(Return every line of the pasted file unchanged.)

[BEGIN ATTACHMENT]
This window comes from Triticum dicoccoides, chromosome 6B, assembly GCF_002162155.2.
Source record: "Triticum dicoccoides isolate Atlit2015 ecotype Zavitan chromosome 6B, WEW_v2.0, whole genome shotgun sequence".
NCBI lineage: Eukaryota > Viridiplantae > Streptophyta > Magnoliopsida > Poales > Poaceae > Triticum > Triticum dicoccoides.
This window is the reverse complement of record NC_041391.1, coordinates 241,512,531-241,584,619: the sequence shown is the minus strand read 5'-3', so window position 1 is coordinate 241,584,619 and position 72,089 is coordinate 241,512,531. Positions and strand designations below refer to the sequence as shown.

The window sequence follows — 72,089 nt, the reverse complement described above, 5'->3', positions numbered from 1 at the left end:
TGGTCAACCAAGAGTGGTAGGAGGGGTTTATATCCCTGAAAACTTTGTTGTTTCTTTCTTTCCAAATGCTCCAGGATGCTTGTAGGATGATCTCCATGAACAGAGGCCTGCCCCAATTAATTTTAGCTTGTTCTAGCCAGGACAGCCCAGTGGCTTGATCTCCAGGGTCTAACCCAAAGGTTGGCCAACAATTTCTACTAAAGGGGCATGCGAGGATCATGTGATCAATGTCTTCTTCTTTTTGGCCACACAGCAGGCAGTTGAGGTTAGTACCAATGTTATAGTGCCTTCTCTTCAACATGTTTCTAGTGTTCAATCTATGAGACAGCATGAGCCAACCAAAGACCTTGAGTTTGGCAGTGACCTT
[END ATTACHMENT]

This window comes from Triticum dicoccoides, chromosome 6B, assembly GCF_002162155.2.
Source record: "Triticum dicoccoides isolate Atlit2015 ecotype Zavitan chromosome 6B, WEW_v2.0, whole genome shotgun sequence".
NCBI lineage: Eukaryota > Viridiplantae > Streptophyta > Magnoliopsida > Poales > Poaceae > Triticum > Triticum dicoccoides.
This window is the reverse complement of record NC_041391.1, coordinates 241,512,531-241,584,619: the sequence shown is the minus strand read 5'-3', so window position 1 is coordinate 241,584,619 and position 72,089 is coordinate 241,512,531. Positions and strand designations below refer to the sequence as shown.

The window sequence follows — 72,089 nt, the reverse complement described above, 5'->3', positions numbered from 1 at the left end:
TGGTCAACCAAGAGTGGTAGGAGGGGTTTATATCCCTGAAAACTTTGTTGTTTCTTTCTTTCCAAATGCTCCAGGATGCTTGTAGGATGATCTCCATGAACAGAGGCCTGCCCCAATTAATTTTAGCTTGTTCTAGCCAGGACAGCCCAGTGGCTTGATCTCCAGGGTCTAACCCAAAGGTTGGCCAACAATTTCTACTAAAGGGGCATGCGAGGATCATGTGATCAATGTCTTCTTCTTTTTGGCCACACAGCAGGCAGTTGAGGTTAGTACCAATGTTATAGTGCCTTCTCTTCAACATGTTTCTAGTGTTCAATCTATGAGACAGCATGAGCCAACCAAAGACCTTGAGTTTGGCAGTGACCTT